Polyalphabetic substitution ciphers were first described in 1467 by Leone Battista Alberti in the form of disks. Johannes Trithemius, in his book Steganographia (Ancient Greek for "hidden writing") introduced the now more standard form of a tableau (see below; ca. 1500 but not published until much later). A more sophisticated version using mixed alphabets was described in 1563 by Giovanni Battista della Porta in his book, De Furtivis Literarum Notis (Latin for "On concealed characters in writing").
In a polyalphabetic cipher, multiple cipher alphabets are used. To facilitate encryption, all the alphabets are usually written out in a large table, traditionally called a tableau. The tableau is usually 26×26, so that 26 full ciphertext alphabets are available. The method of filling the tableau, and of choosing which alphabet to use next, defines the particular polyalphabetic cipher. All such ciphers are easier to break than once believed, as substitution alphabets are repeated for sufficiently large plaintexts.
One of the most popular was that of Blaise de Vigenère. First published in 1585, it was considered unbreakable until 1863, and indeed was commonly called le chiffre indéchiffrable (French for "indecipherable cipher").
In the Vigenère cipher, the first row of the tableau is filled out with a copy of the plaintext alphabet, and successive rows are simply shifted one place to the left. (Such a simple tableau is called a tabula recta, and mathematically corresponds to adding the plaintext and key letters, modulo 26.) A keyword is then used to choose which ciphertext alphabet to use. Each letter of the keyword is used in turn, and then they are repeated again from the beginning. So if the keyword is 'CAT', the first letter of plaintext is enciphered under alphabet 'C', the second under 'A', the third under 'T', the fourth under 'C' again, and so on. In practice, Vigenère keys were often phrases several words long.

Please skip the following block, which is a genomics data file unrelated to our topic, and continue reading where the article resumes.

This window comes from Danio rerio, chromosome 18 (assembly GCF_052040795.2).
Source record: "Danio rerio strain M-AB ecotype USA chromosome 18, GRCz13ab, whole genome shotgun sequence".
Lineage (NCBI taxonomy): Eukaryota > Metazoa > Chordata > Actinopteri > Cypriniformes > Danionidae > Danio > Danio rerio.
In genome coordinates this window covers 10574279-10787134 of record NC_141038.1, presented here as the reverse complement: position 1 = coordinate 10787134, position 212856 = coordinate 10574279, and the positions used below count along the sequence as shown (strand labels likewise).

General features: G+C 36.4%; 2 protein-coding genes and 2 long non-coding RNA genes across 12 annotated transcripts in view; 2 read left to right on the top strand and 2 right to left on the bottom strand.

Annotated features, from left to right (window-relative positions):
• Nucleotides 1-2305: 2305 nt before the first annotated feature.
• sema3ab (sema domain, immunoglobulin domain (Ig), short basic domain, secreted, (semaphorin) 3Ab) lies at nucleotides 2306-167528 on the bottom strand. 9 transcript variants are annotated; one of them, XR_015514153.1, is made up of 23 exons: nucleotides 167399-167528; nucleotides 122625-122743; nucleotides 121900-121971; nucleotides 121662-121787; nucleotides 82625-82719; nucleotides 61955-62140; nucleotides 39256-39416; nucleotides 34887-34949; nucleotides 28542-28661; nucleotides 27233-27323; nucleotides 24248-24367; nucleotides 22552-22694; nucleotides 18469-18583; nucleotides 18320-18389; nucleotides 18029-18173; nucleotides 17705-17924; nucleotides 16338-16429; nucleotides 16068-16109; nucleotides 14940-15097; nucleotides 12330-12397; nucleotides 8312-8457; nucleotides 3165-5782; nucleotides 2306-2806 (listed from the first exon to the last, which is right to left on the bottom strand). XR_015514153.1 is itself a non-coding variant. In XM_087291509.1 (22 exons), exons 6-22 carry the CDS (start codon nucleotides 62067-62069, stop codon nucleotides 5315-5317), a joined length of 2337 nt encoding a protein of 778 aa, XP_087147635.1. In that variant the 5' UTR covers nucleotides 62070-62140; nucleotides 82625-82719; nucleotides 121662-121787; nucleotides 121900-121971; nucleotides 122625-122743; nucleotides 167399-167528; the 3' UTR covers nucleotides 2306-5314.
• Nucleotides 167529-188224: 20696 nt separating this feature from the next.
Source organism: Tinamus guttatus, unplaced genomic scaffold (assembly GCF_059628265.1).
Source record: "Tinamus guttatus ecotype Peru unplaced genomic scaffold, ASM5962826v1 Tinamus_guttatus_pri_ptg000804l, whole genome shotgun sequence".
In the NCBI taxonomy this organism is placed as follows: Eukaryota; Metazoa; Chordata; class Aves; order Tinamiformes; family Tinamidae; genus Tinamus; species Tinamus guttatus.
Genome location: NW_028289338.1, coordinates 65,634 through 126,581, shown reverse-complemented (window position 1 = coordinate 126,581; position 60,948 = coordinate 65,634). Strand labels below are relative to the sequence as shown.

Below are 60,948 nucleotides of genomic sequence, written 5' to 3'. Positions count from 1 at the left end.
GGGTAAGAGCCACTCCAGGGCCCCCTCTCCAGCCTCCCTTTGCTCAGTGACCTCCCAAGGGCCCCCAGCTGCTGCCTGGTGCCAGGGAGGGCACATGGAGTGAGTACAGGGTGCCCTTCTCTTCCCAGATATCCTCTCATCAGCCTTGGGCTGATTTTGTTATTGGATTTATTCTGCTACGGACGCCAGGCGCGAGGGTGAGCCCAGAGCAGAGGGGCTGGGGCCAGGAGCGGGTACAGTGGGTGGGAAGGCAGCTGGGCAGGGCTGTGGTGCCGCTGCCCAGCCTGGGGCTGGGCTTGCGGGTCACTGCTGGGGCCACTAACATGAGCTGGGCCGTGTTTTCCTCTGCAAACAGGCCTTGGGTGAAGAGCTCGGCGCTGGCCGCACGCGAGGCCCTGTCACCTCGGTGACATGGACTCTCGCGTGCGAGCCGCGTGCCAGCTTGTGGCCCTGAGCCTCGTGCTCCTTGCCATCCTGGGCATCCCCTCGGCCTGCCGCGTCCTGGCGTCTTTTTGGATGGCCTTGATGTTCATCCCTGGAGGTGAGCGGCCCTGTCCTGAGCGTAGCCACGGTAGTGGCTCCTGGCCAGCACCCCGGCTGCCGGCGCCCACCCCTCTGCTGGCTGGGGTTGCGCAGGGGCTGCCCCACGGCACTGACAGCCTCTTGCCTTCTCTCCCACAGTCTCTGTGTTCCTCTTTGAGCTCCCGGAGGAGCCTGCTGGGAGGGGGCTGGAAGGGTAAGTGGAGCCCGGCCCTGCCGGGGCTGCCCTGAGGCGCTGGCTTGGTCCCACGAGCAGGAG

In 1863, Friedrich Kasiski published a method (probably discovered secretly and independently before the Crimean War by Charles Babbage) which enabled the calculation of the length of the keyword in a Vigenère ciphered message. Once this was done, ciphertext letters that had been enciphered under the same alphabet could be picked out and attacked separately as a number of semi-independent simple substitutions - complicated by the fact that within one alphabet letters were separated and did not form complete words, but simplified by the fact that usually a tabula recta had been employed.
As such, even today a Vigenère type cipher should theoretically be difficult to break if mixed alphabets are used in the tableau, if the keyword is random, and if the total length of ciphertext is less than 27.6 times the length of the keyword. These requirements are rarely understood in practice, and so Vigenère enciphered message security is usually less than might have been.
Other notable polyalphabetics include:
- The Gronsfeld cipher. This is identical to the Vigenère except that only 10 alphabets are used, and so the "keyword" is numerical.
- The Beaufort cipher. This is practically the same as the Vigenère, except the tabula recta is replaced by a backwards one, mathematically equivalent to ciphertext = key - plaintext. This operation is self-inverse, whereby the same table is used for both encryption and decryption.
- The autokey cipher, which mixes plaintext with a key to avoid periodicity.
- The running key cipher, where the key is made very long by using a passage from a book or similar text.
Modern stream ciphers can also be seen, from a sufficiently abstract perspective, to be a form of polyalphabetic cipher in which all the effort has gone into making the keystream as long and unpredictable as possible.
Read more about this topic: Substitution Cipher
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